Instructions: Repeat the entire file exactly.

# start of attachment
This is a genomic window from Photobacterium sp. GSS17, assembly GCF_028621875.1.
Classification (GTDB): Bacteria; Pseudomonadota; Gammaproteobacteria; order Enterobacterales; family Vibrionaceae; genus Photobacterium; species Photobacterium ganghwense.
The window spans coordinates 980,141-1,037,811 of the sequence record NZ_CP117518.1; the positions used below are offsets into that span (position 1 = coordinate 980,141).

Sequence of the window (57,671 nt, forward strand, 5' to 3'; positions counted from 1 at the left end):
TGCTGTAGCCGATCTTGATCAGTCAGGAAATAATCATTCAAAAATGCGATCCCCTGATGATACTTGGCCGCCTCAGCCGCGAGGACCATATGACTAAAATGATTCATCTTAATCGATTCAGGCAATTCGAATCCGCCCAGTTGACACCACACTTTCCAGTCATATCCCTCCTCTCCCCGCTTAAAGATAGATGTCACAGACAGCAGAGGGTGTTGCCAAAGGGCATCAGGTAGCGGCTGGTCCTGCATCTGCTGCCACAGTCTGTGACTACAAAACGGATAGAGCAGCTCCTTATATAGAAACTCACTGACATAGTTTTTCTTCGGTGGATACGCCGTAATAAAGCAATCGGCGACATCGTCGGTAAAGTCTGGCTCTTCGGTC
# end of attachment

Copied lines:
This is a genomic window from Photobacterium sp. GSS17, assembly GCF_028621875.1.
Classification (GTDB): Bacteria; Pseudomonadota; Gammaproteobacteria; order Enterobacterales; family Vibrionaceae; genus Photobacterium; species Photobacterium ganghwense.
The window spans coordinates 980,141-1,037,811 of the sequence record NZ_CP117518.1; the positions used below are offsets into that span (position 1 = coordinate 980,141).

Sequence of the window (57,671 nt, forward strand, 5' to 3'; positions counted from 1 at the left end):
TGCTGTAGCCGATCTTGATCAGTCAGGAAATAATCATTCAAAAATGCGATCCCCTGATGATACTTGGCCGCCTCAGCCGCGAGGACCATATGACTAAAATGATTCATCTTAATCGATTCAGGCAATTCGAATCCGCCCAGTTGACACCACACTTTCCAGTCATATCCCTCCTCTCCCCGCTTAAAGATAGATGTCACAGACAGCAGAGGGTGTTGCCAAAGGGCATCAGGTAGCGGCTGGTCCTGCATCTGCTGCCACAGTCTGTGACTACAAAACGGATAGAGCAGCTCCTTATATAGAAACTCACTGACATAGTTTTTCTTCGGTGGATACGCCGTAATAAAGCAATCGGCGACATCGTCGGTAAAGTCTGGCTCTTCGGTC